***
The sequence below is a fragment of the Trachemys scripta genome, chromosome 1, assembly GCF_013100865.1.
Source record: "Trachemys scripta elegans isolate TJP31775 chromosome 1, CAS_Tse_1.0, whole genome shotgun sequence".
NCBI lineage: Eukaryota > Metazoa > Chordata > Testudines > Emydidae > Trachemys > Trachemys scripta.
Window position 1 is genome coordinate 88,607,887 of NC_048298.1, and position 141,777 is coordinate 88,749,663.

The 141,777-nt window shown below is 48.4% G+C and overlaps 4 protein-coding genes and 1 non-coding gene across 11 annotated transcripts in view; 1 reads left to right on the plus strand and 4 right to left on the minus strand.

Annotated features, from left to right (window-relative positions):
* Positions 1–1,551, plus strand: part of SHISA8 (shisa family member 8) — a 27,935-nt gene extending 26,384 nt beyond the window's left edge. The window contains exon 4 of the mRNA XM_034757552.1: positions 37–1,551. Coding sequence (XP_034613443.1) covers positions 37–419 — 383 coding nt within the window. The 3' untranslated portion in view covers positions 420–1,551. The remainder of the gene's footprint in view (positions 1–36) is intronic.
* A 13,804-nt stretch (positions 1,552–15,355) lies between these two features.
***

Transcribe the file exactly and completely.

The sequence below is a fragment of the Trachemys scripta genome, chromosome 1, assembly GCF_013100865.1.
Source record: "Trachemys scripta elegans isolate TJP31775 chromosome 1, CAS_Tse_1.0, whole genome shotgun sequence".
NCBI lineage: Eukaryota > Metazoa > Chordata > Testudines > Emydidae > Trachemys > Trachemys scripta.
Window position 1 is genome coordinate 88,607,887 of NC_048298.1, and position 141,777 is coordinate 88,749,663.

The 141,777-nt window shown below is 48.4% G+C and overlaps 4 protein-coding genes and 1 non-coding gene across 11 annotated transcripts in view; 1 reads left to right on the plus strand and 4 right to left on the minus strand.

Annotated features, from left to right (window-relative positions):
* Positions 1–1,551, plus strand: part of SHISA8 (shisa family member 8) — a 27,935-nt gene extending 26,384 nt beyond the window's left edge. The window contains exon 4 of the mRNA XM_034757552.1: positions 37–1,551. Coding sequence (XP_034613443.1) covers positions 37–419 — 383 coding nt within the window. The 3' untranslated portion in view covers positions 420–1,551. The remainder of the gene's footprint in view (positions 1–36) is intronic.
* A 13,804-nt stretch (positions 1,552–15,355) lies between these two features.